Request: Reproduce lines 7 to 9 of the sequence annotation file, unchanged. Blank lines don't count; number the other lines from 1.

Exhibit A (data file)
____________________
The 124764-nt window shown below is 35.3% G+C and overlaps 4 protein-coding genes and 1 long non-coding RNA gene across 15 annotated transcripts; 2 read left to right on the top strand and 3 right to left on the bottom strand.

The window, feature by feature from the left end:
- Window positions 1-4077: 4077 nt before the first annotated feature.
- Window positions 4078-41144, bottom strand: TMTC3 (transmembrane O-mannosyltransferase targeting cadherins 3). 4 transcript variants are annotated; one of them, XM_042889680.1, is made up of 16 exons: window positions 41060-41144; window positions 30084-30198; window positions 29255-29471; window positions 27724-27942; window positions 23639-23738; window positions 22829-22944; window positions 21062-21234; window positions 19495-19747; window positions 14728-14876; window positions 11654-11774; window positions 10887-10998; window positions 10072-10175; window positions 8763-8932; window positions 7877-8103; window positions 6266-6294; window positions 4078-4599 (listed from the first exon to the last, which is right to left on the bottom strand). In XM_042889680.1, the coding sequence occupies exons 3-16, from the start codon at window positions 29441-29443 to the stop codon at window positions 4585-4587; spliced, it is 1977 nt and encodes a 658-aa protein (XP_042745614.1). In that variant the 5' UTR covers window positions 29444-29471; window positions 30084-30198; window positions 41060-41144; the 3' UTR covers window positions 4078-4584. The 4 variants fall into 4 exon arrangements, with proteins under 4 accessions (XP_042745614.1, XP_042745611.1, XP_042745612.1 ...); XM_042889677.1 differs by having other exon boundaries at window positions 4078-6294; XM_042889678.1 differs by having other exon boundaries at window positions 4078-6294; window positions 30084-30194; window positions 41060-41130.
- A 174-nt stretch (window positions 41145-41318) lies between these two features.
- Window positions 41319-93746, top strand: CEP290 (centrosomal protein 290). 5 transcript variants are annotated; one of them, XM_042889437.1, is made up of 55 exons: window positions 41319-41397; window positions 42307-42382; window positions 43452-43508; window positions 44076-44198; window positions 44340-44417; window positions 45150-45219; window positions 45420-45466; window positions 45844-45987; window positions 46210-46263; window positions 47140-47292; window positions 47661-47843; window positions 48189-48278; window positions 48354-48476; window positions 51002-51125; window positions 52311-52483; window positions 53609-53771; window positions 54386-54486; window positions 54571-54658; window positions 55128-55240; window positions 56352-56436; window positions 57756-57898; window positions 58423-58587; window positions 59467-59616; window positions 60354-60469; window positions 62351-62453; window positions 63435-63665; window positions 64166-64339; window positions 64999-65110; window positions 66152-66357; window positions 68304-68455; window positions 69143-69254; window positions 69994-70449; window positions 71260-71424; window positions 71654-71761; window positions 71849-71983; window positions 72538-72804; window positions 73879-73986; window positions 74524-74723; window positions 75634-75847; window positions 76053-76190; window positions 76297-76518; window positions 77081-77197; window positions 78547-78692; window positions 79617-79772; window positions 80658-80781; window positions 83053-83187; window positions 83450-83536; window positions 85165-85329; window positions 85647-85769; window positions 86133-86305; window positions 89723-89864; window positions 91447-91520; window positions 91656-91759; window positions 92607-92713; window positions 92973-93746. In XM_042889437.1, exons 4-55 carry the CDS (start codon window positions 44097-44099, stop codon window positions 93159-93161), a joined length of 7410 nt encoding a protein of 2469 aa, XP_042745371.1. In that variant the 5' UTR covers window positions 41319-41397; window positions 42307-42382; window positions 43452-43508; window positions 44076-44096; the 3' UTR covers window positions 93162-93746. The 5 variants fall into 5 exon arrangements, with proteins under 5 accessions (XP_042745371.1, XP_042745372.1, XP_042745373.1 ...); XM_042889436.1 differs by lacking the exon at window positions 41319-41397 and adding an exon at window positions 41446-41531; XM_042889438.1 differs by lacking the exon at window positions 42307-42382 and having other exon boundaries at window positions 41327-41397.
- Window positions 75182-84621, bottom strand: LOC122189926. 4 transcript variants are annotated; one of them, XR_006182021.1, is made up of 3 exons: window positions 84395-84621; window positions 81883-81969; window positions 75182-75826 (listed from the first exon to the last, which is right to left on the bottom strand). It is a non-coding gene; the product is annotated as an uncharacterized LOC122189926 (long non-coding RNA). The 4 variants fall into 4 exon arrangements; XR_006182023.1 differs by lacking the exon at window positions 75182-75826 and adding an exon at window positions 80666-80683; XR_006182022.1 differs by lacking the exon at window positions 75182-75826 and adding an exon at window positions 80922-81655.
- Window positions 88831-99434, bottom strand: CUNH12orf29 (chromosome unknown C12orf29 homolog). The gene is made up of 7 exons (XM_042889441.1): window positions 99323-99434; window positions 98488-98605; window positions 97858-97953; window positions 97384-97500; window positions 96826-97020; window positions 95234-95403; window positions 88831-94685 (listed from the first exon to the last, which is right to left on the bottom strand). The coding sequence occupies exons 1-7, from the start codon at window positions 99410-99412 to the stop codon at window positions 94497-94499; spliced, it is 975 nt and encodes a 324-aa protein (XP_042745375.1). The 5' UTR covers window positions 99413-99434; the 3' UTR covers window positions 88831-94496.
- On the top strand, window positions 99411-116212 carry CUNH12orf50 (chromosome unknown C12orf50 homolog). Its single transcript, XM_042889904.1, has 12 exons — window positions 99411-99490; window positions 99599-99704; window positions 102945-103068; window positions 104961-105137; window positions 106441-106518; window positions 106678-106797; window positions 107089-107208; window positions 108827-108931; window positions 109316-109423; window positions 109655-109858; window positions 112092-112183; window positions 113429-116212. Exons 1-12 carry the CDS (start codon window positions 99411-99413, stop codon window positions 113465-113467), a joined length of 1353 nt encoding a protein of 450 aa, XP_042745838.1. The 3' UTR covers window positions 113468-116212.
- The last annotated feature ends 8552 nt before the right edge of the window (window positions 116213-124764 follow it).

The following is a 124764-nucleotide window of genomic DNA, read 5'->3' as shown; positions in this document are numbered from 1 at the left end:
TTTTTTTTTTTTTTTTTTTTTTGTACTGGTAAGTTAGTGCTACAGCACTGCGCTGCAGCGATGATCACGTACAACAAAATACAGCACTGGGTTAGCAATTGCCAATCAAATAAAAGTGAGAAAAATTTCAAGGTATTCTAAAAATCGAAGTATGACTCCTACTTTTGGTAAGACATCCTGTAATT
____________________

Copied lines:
- Window positions 75182-84621, bottom strand: LOC122189926. 4 transcript variants are annotated; one of them, XR_006182021.1, is made up of 3 exons: window positions 84395-84621; window positions 81883-81969; window positions 75182-75826 (listed from the first exon to the last, which is right to left on the bottom strand). It is a non-coding gene; the product is annotated as an uncharacterized LOC122189926 (long non-coding RNA). The 4 variants fall into 4 exon arrangements; XR_006182023.1 differs by lacking the exon at window positions 75182-75826 and adding an exon at window positions 80666-80683; XR_006182022.1 differs by lacking the exon at window positions 75182-75826 and adding an exon at window positions 80922-81655.
- Window positions 88831-99434, bottom strand: CUNH12orf29 (chromosome unknown C12orf29 homolog). The gene is made up of 7 exons (XM_042889441.1): window positions 99323-99434; window positions 98488-98605; window positions 97858-97953; window positions 97384-97500; window positions 96826-97020; window positions 95234-95403; window positions 88831-94685 (listed from the first exon to the last, which is right to left on the bottom strand). The coding sequence occupies exons 1-7, from the start codon at window positions 99410-99412 to the stop codon at window positions 94497-94499; spliced, it is 975 nt and encodes a 324-aa protein (XP_042745375.1). The 5' UTR covers window positions 99413-99434; the 3' UTR covers window positions 88831-94496.
- On the top strand, window positions 99411-116212 carry CUNH12orf50 (chromosome unknown C12orf50 homolog). Its single transcript, XM_042889904.1, has 12 exons — window positions 99411-99490; window positions 99599-99704; window positions 102945-103068; window positions 104961-105137; window positions 106441-106518; window positions 106678-106797; window positions 107089-107208; window positions 108827-108931; window positions 109316-109423; window positions 109655-109858; window positions 112092-112183; window positions 113429-116212. Exons 1-12 carry the CDS (start codon window positions 99411-99413, stop codon window positions 113465-113467), a joined length of 1353 nt encoding a protein of 450 aa, XP_042745838.1. The 3' UTR covers window positions 113468-116212.